Open Chapter Ch. 6: Formation of the Solar System
Lesson #19 A Brief Tour of the Solar System
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Lesson #20 The Nebular Theory of Solar System Formation
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Lesson #21 Explaining the Major Features of the Solar System
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Lesson #22 The Age of the Solar System
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Open Chapter Ch. 7: Earth and the Terrestrial Worlds
Lesson #23 Earth as a Planet
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Lesson #24 The Moon and Mercury: Geologically Dead
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Lesson #25 Mars, a Victim of Planetary Freeze Drying
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Lesson #26 Venus, a Hothouse World
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Lesson #27 Earth as a living planet
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Open Chapter Ch. 8: Jovian Planet Systems
Lesson #28 A Different Kind of Planet
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Lesson #29 A Wealth of Worlds: Satellites of Ice and Rock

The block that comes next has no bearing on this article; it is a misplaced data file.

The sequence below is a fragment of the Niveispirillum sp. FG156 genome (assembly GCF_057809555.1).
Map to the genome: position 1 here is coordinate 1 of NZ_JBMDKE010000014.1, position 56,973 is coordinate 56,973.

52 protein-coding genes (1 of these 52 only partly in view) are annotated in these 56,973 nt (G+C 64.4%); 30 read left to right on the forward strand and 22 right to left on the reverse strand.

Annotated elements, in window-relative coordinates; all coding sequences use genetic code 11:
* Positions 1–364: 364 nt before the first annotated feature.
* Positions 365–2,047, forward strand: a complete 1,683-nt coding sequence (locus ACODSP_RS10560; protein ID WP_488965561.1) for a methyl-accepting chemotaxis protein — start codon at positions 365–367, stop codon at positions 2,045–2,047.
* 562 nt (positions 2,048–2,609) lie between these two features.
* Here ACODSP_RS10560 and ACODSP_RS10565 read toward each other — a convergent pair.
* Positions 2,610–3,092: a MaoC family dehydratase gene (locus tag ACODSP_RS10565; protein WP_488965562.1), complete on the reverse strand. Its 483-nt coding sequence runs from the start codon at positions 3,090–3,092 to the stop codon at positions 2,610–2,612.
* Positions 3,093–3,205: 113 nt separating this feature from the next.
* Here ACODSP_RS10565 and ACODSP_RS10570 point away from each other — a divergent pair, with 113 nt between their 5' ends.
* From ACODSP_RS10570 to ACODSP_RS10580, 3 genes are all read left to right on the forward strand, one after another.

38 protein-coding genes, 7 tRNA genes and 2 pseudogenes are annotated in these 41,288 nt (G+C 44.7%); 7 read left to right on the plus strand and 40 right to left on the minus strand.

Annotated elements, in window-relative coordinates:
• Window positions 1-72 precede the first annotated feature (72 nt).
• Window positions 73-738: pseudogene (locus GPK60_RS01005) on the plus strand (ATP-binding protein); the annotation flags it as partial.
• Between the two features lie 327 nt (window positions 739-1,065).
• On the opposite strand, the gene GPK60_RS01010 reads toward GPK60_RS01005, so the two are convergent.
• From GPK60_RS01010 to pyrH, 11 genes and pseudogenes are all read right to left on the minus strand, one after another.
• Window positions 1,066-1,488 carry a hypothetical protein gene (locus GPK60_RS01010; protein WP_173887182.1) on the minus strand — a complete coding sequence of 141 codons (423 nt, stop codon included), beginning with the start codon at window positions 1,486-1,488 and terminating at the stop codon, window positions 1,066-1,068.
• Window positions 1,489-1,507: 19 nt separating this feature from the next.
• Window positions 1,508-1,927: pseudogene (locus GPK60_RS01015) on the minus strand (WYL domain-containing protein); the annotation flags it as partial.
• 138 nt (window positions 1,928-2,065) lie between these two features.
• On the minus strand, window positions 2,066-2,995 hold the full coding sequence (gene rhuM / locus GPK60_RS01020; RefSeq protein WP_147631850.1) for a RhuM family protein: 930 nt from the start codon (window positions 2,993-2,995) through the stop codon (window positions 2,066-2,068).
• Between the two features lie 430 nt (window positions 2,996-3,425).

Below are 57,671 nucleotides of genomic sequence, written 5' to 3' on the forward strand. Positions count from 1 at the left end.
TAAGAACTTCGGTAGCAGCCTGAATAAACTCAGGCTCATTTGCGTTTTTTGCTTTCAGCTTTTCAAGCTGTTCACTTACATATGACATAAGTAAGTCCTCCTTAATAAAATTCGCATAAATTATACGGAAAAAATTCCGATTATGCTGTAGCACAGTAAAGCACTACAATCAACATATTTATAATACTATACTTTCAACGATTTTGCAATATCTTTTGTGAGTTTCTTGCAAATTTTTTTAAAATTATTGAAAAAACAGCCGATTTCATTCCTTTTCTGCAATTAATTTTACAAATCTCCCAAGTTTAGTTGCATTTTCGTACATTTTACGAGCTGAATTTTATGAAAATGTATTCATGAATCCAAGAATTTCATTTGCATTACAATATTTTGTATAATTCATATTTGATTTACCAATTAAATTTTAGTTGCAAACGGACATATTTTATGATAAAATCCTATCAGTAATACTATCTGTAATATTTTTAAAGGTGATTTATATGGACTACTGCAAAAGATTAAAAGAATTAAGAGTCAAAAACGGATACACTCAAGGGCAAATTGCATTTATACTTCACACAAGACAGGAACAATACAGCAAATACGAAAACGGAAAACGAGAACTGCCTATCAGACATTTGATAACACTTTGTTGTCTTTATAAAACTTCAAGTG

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Open Chapter Ch. 9: Asteroids, Comets, and Dwarf Planets
Lesson #30 Classifying Small Bodies
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Lesson #31 Asteroids
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Lesson #32 Comets
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Lesson #33 Pluto and the Kuiper Belt
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Lesson #34 Cosmic Collisions - Small Bodies vs Planets
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Open Chapter Ch. 10: Other Planetary Systems
Lesson #35 Detecting Planets Around Other Stars
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Lesson #36 The Nature of Planets Around Other Stars